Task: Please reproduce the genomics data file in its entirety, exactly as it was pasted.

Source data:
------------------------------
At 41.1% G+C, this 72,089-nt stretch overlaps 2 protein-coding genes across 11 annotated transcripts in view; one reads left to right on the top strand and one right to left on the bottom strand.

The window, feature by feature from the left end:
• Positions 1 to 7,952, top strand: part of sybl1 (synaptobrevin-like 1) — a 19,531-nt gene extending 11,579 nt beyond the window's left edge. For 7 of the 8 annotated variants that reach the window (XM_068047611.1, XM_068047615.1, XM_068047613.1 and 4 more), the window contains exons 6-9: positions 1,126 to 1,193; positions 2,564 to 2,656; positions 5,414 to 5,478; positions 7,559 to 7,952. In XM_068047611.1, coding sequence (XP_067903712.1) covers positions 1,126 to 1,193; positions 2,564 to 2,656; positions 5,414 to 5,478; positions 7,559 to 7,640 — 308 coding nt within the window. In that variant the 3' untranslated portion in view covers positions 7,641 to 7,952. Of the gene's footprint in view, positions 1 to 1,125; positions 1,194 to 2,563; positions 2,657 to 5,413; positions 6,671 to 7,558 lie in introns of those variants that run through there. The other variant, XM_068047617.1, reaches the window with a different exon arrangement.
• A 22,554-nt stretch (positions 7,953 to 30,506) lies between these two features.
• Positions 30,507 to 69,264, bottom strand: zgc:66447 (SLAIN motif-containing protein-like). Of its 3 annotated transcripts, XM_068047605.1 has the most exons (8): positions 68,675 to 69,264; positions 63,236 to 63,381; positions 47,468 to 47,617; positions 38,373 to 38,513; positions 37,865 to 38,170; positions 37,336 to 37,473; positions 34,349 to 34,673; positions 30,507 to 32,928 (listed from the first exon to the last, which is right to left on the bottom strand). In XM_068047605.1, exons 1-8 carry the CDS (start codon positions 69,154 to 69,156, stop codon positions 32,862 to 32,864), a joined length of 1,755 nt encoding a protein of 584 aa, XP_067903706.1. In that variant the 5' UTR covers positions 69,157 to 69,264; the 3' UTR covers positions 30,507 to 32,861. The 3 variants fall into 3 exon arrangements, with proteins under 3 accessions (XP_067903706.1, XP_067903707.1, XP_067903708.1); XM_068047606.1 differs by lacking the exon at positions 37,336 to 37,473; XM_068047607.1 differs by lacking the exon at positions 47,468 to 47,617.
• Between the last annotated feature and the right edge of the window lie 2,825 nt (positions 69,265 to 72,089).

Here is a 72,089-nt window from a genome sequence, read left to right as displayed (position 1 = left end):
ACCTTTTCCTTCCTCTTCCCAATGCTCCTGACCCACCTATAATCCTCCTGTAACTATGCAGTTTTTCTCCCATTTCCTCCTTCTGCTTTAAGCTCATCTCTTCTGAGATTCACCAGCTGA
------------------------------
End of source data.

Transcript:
At 41.1% G+C, this 72,089-nt stretch overlaps 2 protein-coding genes across 11 annotated transcripts in view; one reads left to right on the top strand and one right to left on the bottom strand.

The window, feature by feature from the left end:
• Positions 1 to 7,952, top strand: part of sybl1 (synaptobrevin-like 1) — a 19,531-nt gene extending 11,579 nt beyond the window's left edge. For 7 of the 8 annotated variants that reach the window (XM_068047611.1, XM_068047615.1, XM_068047613.1 and 4 more), the window contains exons 6-9: positions 1,126 to 1,193; positions 2,564 to 2,656; positions 5,414 to 5,478; positions 7,559 to 7,952. In XM_068047611.1, coding sequence (XP_067903712.1) covers positions 1,126 to 1,193; positions 2,564 to 2,656; positions 5,414 to 5,478; positions 7,559 to 7,640 — 308 coding nt within the window. In that variant the 3' untranslated portion in view covers positions 7,641 to 7,952. Of the gene's footprint in view, positions 1 to 1,125; positions 1,194 to 2,563; positions 2,657 to 5,413; positions 6,671 to 7,558 lie in introns of those variants that run through there. The other variant, XM_068047617.1, reaches the window with a different exon arrangement.
• A 22,554-nt stretch (positions 7,953 to 30,506) lies between these two features.
• Positions 30,507 to 69,264, bottom strand: zgc:66447 (SLAIN motif-containing protein-like). Of its 3 annotated transcripts, XM_068047605.1 has the most exons (8): positions 68,675 to 69,264; positions 63,236 to 63,381; positions 47,468 to 47,617; positions 38,373 to 38,513; positions 37,865 to 38,170; positions 37,336 to 37,473; positions 34,349 to 34,673; positions 30,507 to 32,928 (listed from the first exon to the last, which is right to left on the bottom strand). In XM_068047605.1, exons 1-8 carry the CDS (start codon positions 69,154 to 69,156, stop codon positions 32,862 to 32,864), a joined length of 1,755 nt encoding a protein of 584 aa, XP_067903706.1. In that variant the 5' UTR covers positions 69,157 to 69,264; the 3' UTR covers positions 30,507 to 32,861. The 3 variants fall into 3 exon arrangements, with proteins under 3 accessions (XP_067903706.1, XP_067903707.1, XP_067903708.1); XM_068047606.1 differs by lacking the exon at positions 37,336 to 37,473; XM_068047607.1 differs by lacking the exon at positions 47,468 to 47,617.
• Between the last annotated feature and the right edge of the window lie 2,825 nt (positions 69,265 to 72,089).

Here is a 72,089-nt window from a genome sequence, read left to right as displayed (position 1 = left end):
ACCTTTTCCTTCCTCTTCCCAATGCTCCTGACCCACCTATAATCCTCCTGTAACTATGCAGTTTTTCTCCCATTTCCTCCTTCTGCTTTAAGCTCATCTCTTCTGAGATTCACCAGCTGA